Monday, May 20, 2013

Rational insanity: cutting off your breasts to spite cancer risk.

I am not prepared to comment on Angelina Jolie's situation.  I do not know her, I have not examined or interviewed her professionally.  I have never met her or anyone who has met her.  I wish her the best, and I am going to give her the same benefit of the doubt I would want from her.  That is, until I have enough information to decide otherwise (and I can't see how I ever will), I am going to assume that she and her doctors made the best choice for her.  This is how she describes her rationale publicly:
"My doctors estimated that I had an 87 percent risk of breast cancer and a 50 percent risk of ovarian cancer, although the risk is different in the case of each woman.
Only a fraction of breast cancers result from an inherited gene mutation. Those with a defect in BRCA1 have a 65 percent risk of getting it, on average.
Once I knew that this was my reality, I decided to be proactive and to minimize the risk as much I could. I made a decision to have a preventive double mastectomy. I started with the breasts, as my risk of breast cancer is higher than my risk of ovarian cancer, and the surgery is more complex."

I work with exactly these kinds of health statistics all day every day.  The notion of having your healthy breasts removed because of these statistics is insane.


I don't mean stupid or wrong, and please understand that I don't know if this was all that went into Ms. Jolie's decision.  I only know that it is what she disclosed publicly as the basis of her rationale.  

This is a decision made with an utter inattention to reality as it is.  It is a decision made in a world that doesn't really exist--the world of predictions and abstract concepts which we routinely confuse with reality. 

This is the world I live in.  I calculate, track and observe real clinical outcome statistics for an active hospice agency in New York City.  My entire reason for existence professionally is to be able to say things like "you have a 75% chance of getting your pain controlled within 48 hours if you ask us to care for you."

So, for four of these patients in this abstract concept--a hospice patient at my agency--that 75% means NOTHING.  Three of them will have a 100% pain control experience, one of them will have a 0% pain control experience.  It won't matter to the latter that the former is comfortable, or vice versa.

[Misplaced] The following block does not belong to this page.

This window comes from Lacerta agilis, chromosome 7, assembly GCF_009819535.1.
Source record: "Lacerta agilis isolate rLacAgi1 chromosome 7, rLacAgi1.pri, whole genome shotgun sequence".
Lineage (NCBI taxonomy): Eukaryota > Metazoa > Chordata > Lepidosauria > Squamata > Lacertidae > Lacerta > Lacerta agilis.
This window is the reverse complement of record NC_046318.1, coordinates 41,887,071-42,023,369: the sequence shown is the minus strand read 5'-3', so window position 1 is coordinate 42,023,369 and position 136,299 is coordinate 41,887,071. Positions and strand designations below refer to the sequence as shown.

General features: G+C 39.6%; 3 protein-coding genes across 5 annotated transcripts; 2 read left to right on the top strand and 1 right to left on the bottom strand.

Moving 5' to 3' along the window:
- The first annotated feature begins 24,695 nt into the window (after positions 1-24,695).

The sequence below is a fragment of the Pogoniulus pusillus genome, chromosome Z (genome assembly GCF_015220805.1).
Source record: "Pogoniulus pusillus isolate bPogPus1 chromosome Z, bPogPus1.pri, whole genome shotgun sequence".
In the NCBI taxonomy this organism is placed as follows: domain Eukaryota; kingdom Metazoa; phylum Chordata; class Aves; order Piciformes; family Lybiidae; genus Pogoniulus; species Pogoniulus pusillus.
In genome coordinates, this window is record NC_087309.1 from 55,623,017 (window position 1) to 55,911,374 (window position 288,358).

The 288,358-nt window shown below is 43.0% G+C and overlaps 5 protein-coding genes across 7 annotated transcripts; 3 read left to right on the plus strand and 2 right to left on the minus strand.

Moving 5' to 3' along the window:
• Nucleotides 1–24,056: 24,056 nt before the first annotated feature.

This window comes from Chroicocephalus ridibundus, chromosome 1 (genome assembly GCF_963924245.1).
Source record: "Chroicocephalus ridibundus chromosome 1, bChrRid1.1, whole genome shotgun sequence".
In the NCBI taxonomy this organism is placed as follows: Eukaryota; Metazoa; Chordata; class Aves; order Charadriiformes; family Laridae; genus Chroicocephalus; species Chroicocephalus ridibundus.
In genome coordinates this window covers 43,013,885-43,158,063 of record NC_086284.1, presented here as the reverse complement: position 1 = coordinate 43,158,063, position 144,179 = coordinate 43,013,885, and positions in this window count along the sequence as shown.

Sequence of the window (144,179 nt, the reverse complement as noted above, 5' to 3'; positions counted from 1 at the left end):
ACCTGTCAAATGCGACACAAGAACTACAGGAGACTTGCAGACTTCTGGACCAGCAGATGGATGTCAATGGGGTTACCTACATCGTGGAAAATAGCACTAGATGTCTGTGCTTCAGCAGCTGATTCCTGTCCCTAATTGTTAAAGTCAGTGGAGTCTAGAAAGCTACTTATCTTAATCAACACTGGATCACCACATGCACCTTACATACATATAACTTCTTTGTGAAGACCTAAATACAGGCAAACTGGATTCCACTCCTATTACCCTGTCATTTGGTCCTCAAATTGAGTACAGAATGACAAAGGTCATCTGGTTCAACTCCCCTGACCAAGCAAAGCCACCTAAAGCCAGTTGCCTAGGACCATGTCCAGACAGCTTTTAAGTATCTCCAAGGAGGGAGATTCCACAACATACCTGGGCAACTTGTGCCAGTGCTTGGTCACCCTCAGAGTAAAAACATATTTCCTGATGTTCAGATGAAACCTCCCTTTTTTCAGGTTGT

For the abstract patient concept, this statistical straw man who comes to hospice in pain, that theoretical concept can be rationally described using English words as "having a 75% chance of pain control with 48 hours."

The problem is we aren't treating rational theoretical concepts, we are treating human beings, individual instances of the world experiencing itself, and the numbers that apply to large groups of theoretical abstractions have NO MEANING for individual instances of human experience.

These concepts are simply a way to comfort ourselves that we know something about a world which is actually, in reality, bewilderingly complex and ever-changing.  The future, which is where, for example, Ms. Jolie's cancer illness and death would happen if it was to come to pass from expression of her BCRA genes, HAS NOT HAPPENED.

She could get hit by a bus today.  A terrorist could set off a bomb.  

Or, Big Pharma could develop a way to shut down the BCRA process, Lord knows they are working on it.

Breasts are not adornment.  We do not completely understand their role in human health, and we certainly don't understand what the consequences are of removing healthy breasts because of an idea.

I do not doubt Ms. Jolie intentions, but public endorsement of rational medical insanity does not turn out well.  The same type of argument is made by religious fanatics who surgically mutilate women's genitals, in Ms. Jolie's case, inferential prognostic medical statistics is the religion.

As a practicing priest of this religion, public endorsement of this decision reveals an incomplete understanding of our teachings.